by Jérôme Garcin
Gallimard, 112 pages, €14
“I had a fragile brother. Now that he’s dead, he seems stronger to me, and I feel weaker. Thus begins the overwhelming introspection of Jérôme Garcin, provoked by a double mourning. The death of Françoise, her mother, then, six months later, that of Laurent, her disabled younger brother. In front of his coffin, in the nave of the Saint-Séverin church, he collapses: “Too much anger against fate. Too many deaths. Too many prayers and mercy. Too much Toussaint on sunny days. Too many never again. »
With this acknowledged fragility, the cultural journalist of the Obsthe producer of Mask and Feather, splits the armor. He writes to stand up. All his work is haunted by this “never again”, black cape that fate has thrown over his shoulders. Olivier, his double ghost, “my other self” twin brother killed in front of him at age 6 by a driver; his father died of a fall from a horse when he was a teenager and so many others who marked his life as a man and writer.
Fragile… This word also covers a terrible reality, long ignored by his family, a long line of eminent doctors, revealed by the condition of this brother, born three years after Olivier’s death. Man-child frozen in an unexplained condition, whose faculty is slow to detect the dark origin: the fragile X, chromosome of desolation, discovered thirty years ago, diagnosed in Laurent much later. A degenerative genetic anomaly that Jérôme Garcin in turn transmitted to his children, and therefore to his grandchildren. Without knowing, “responsible for having spread what I did not know I had inherited”. Evil runs, he said, with anguish, and “unreasonable, irrepressible, inexhaustible guilt” to see, one day, its formidable and disastrous effects manifest themselves.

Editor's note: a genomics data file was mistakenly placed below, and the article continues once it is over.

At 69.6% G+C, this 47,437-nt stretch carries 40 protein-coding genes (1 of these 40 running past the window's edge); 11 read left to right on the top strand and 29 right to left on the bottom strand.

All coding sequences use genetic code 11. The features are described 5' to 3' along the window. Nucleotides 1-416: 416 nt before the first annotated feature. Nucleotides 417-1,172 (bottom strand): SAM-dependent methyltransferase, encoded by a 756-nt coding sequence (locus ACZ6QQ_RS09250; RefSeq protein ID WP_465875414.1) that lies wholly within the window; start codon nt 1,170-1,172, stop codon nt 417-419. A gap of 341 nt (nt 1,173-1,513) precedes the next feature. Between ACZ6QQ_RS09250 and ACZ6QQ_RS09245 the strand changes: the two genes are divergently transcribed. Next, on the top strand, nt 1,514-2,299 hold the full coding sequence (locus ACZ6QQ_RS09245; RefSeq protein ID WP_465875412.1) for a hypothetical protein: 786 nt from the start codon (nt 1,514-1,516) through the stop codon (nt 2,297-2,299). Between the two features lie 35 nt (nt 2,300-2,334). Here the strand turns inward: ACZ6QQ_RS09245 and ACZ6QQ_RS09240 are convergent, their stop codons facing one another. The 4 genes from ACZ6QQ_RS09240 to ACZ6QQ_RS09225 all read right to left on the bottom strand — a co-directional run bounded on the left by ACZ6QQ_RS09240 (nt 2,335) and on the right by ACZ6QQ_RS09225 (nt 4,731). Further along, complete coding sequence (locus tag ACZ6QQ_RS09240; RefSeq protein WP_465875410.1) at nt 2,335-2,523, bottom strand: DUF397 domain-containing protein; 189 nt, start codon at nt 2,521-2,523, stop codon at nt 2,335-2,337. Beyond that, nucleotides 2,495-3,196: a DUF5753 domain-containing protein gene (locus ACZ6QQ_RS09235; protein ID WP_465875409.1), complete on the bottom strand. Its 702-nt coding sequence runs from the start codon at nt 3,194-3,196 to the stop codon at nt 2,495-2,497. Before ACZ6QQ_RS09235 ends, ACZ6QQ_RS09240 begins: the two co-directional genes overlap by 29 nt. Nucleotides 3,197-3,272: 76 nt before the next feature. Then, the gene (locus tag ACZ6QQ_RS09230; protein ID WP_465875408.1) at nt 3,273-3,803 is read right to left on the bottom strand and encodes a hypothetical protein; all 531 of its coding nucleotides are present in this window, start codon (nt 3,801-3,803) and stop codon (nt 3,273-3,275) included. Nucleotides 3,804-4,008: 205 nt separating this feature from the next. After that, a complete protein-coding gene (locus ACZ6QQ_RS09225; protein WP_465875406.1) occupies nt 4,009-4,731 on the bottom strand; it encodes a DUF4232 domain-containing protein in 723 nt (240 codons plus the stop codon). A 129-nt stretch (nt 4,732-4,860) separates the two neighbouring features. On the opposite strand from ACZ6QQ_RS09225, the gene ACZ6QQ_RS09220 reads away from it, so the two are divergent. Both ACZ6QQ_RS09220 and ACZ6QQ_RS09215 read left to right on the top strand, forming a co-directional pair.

Heartbreaking story and treatise on spirituality
Of this adored mother, who had retained her “Mozartian grace”despite the accumulation of hardships that had not spared her, drawing from “his Claudelian faith” the taste of happiness and the flavor of wonder; of this brother, outside the world, so brooded over who was unaware of his fragility, he draws the magnificent, solar and tender portrait of two inseparable, walking together, seated near each other in front of their easels in the family cherry orchard of Bray-sur-Seine. He watched them for a long time, assisted them, with a worried affection and the dread of feeling them leave, one after the other. Today gathered under the same funeral slab, having joined a husband, a father, a brother.
From his beginnings in literature, in the 1980s, to today, Jérôme Garcin has raised a series of literary tombs to writers who have disappeared (Jean Prévost, Jean de la Ville de Mirmont, Jacques Lusseyran, Jacques Chauviré) to lost friends (François-Régis Bastide), to the father-in-law whom he did not know (Gérard Philipe), to his brother (Olivier)to his father (Horsefall), now to Françoise and Laurent. His remarkable fidelity crosses the realm of shadows.
Through this heartbreaking tale of trembling evocations, in an elegantly beautiful style, a treatise on spirituality, a summary of courage and a lesson in dignity, Jérôme Garcin does not let death rob him of those he loved so much. “It is an invisible, happy and beneficent company. » They are there, he says. “Their soul remains, hovers and persists. » They watch over him, our moving scout of darkness.